To meet the needs of companies for intensive treatment of very large volumes of data, Amazon Web Services announced new instances called D2 based on the Elastic Compute Cloud infrastructure (EC2) and intending to process very large volumes of data through additional computing power.
Amazon said that “with enhanced networking and extremely high sequential high I/O rates, these instances will chew through your Massively Parallel Processing (MPP) data warehouse, log processing, and MapReduce jobs. They will also make great hosts for your network file systems and data warehouses.”
The D2 instances are available in four varieties: d2.xlarge, d2.2xlarge, d2.4xlarge and d2.8xlarge and are distinguished by the high storage capacity of 6 GB, 12 GB, 24 GB and 48 GB respectively. These instances come with 4, 8, 16 and 32 vCPU counts with disk read throughput of 437 MB/second, 875 MB/second, 1,750 MB/second and 3,500 MB/second.
The VM d2.xlarge, d2.2xlarge, d2.4xlarge d2.8xlarge are based on Intel Xeon E5-2676 processors v3 (Haswell) clocked at 2.4 GHz. These instances are designed to analyze extremely large datasets. The largest d2.8xlarge instance is based on the Amazon Linux AMI that offers a performance of 3500 MB/sec read and up to 3100 MB/sec write.
To get maximum disk performance with the new instances, Amazon recommends using a “Persistent Grants” kernel support. That is in addition to the Xen block ring protocol for better throughput and scalability of storage. Amazon allows for various AWS optimized Linux versions including Amazon Linux AMI 2015.03 (HVM), Ubuntu Server 14.04 LTS (HVM), Red Hat Enterprise Linux 7.1 (HVM) and SUSE Linux Enterprise Server 12 (HVM).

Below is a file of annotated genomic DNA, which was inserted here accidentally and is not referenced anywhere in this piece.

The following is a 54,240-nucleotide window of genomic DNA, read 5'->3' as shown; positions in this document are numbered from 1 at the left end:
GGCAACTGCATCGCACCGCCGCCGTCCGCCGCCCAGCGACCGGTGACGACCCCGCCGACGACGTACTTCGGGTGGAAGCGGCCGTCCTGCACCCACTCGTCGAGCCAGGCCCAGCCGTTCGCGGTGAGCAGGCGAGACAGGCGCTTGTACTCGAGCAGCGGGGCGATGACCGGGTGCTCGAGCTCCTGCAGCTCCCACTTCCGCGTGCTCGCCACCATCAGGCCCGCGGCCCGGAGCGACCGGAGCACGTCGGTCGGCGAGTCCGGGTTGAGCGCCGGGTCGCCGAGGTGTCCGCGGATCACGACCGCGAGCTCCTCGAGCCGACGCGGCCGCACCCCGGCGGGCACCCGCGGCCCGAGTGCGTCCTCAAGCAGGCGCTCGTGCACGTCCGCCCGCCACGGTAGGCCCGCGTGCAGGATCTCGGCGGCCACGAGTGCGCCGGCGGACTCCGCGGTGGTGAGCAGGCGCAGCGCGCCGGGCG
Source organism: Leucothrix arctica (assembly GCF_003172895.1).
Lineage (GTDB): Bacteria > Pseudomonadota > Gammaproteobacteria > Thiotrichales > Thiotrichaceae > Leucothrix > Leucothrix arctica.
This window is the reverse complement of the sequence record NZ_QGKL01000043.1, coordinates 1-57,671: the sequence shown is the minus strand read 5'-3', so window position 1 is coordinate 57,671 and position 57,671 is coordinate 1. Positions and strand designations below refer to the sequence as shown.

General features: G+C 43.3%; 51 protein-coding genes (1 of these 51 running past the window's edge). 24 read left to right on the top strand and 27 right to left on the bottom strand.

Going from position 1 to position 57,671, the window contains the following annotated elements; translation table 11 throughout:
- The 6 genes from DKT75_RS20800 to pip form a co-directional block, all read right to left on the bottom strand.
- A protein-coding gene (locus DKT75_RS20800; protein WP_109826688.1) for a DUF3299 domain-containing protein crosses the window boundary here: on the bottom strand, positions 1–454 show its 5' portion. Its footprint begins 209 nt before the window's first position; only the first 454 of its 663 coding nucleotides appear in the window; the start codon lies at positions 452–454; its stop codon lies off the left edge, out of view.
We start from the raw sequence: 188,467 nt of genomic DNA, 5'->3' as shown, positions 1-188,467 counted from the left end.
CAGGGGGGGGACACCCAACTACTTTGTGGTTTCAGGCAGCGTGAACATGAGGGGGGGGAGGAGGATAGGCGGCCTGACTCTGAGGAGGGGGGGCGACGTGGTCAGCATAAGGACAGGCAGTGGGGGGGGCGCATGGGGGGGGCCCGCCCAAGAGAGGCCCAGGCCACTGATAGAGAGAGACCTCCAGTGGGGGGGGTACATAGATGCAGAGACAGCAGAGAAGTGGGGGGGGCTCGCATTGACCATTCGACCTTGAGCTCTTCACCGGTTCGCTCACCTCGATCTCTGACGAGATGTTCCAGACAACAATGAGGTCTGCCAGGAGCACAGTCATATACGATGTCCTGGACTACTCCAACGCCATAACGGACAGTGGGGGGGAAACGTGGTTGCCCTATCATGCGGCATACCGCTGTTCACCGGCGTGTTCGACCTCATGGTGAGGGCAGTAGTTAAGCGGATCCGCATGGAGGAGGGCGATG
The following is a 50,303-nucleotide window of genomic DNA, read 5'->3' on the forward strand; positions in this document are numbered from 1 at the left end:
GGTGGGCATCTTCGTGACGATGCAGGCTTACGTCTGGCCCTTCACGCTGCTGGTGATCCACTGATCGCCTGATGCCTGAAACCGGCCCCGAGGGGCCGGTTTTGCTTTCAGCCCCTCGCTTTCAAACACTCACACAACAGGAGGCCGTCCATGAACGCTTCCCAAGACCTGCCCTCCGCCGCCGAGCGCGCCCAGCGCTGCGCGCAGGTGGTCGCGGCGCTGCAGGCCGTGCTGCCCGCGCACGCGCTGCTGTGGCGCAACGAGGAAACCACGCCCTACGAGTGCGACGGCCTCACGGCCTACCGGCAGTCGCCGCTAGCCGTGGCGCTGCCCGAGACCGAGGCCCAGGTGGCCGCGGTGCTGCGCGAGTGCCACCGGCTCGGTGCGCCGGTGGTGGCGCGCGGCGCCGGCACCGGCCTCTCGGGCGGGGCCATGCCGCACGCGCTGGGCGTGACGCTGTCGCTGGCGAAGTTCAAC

Amazon Web Services continues to gain strength in the public cloud market, leaving its rivals IBM, Microsoft and Google in its wake. According to the latest RightScale 2015 State of the Cloud Report, the AWS penetration rate still rose by three points in twelve months, from 54% in 2014 to 57% in 2015.
Given the competition that is going on under the big cloud providers, it will be interesting to see if competitors Google and Microsoft will soon come up with new virtual servers for big data analysis.
Although Amazon eclipses competition, the race is on and Microsoft is posed now increasingly clear number one challenger to Amazon Web Services. Microsoft, with its Azure cloud, pull out of the game in 2014. In the past year, the penetration rate of the Azure cloud platform on the segment of infrastructure services (IaaS) has doubled from 6% to 12%. Google’s infrastructure has only 5% of preferences, but the platform is attracting greater interest among new adopters.
The good news for these companies and the long list of operators that carry out small infrastructure services operations in the cloud is that IaaS and PaaS will progress well in the future and offer strong growth opportunities for end users.